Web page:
Tuesday, February 13, 2007

Report: Syria tightens access for Iraq refugees under new rules

A refugee and her child at a displacement camp. Some displaced children are now joining militias for protection or revenge.

DAMASCUS, Syria — Syria, the last Arab country welcoming large numbers of Iraqi refugees, is now all but closing the gates and leaving 40,000 Iraqis who flee their country each month with almost no place to go.

The new rules — imposed without any official announcement — also strike fear of deportation into the 1 million Iraqis already here. The worsening humanitarian crisis has resulted in calls for action by members of the U.S. Congress and a plea from the United Nations for more countries to help out.

"It's not fair that the burden is not being shared effectively. A very limited number of countries is paying a very heavy price," Antonio Guterres, the U.N. High Commissioner for Refugees, said on a recent tour of the Mideast.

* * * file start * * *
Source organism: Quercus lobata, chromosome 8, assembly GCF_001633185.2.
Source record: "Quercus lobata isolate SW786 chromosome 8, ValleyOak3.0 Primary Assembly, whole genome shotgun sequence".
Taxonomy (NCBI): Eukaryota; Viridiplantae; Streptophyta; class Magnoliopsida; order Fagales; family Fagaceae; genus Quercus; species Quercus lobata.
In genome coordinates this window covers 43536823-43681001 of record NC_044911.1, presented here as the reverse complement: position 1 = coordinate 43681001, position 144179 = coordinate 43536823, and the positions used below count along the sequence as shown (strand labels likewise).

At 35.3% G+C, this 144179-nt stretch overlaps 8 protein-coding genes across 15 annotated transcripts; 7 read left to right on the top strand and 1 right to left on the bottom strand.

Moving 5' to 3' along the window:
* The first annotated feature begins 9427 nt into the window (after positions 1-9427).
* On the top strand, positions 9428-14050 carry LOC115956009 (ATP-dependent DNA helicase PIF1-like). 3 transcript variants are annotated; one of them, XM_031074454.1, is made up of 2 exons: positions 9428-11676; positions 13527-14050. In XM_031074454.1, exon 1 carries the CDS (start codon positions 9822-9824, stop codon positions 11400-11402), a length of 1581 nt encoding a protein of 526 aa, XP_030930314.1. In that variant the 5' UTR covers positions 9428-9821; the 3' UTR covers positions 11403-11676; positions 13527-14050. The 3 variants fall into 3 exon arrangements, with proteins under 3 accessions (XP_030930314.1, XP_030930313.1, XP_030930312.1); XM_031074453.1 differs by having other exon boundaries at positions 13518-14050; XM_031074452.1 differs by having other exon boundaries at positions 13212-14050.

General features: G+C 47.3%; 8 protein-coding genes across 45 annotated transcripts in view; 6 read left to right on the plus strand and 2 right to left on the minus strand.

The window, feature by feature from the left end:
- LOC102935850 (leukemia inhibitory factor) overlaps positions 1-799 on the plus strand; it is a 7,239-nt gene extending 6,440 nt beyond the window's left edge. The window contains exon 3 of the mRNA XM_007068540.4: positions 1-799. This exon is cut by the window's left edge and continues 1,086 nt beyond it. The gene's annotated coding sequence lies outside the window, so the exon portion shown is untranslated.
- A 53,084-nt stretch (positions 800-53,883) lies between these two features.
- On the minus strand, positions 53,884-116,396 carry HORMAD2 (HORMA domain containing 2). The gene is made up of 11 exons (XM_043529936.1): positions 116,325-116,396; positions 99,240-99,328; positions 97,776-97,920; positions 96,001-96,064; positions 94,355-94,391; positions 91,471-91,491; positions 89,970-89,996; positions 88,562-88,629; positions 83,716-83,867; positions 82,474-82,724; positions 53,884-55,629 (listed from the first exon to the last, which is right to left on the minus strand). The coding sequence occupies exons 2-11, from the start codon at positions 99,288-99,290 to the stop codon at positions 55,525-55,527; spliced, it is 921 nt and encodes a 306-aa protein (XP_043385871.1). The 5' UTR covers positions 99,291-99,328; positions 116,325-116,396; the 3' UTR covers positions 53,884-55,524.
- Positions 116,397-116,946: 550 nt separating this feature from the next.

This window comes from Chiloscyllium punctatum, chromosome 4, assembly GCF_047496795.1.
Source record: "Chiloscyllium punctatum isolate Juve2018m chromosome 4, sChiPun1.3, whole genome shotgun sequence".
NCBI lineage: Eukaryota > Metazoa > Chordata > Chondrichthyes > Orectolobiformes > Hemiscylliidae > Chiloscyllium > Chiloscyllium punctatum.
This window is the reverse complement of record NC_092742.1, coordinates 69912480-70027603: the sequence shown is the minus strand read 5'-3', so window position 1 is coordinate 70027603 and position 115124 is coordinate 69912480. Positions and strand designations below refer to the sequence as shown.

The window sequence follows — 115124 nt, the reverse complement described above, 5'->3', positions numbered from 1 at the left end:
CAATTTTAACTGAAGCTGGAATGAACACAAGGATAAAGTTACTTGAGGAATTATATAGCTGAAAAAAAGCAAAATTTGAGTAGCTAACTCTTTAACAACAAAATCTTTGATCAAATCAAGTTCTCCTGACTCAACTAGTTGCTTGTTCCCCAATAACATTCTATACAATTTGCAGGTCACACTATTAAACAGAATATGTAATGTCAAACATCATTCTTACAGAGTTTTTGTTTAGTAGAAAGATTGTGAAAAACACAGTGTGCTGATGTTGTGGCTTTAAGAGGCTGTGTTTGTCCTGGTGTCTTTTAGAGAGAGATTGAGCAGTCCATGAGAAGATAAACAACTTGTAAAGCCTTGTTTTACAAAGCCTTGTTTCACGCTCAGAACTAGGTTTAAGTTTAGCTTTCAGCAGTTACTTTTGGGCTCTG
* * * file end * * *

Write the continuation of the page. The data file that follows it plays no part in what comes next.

Syria kept its doors open even after others, including Jordan and Egypt with 700,000 and 130,000 Iraqi refugees respectively, said they could take no more. But the strain on its small, state-controlled economy apparently has become too great.

Until last week, Iraqis could come to Syria without a visa and stay for up to six months. At that point, they could drive to any border, leave briefly and re-enter immediately and stay for another six months — meaning they essentially were allowed to stay indefinitely.

But Iraqis in Syria say they now receive only a 15-day permit to stay when they enter, after which they must apply for a three-month permit that can be renewed only once. After six months, any Iraqi not a student or without a job or business must leave Syria for at least 30 days before being allowed back in.

From the Montreal Gazette

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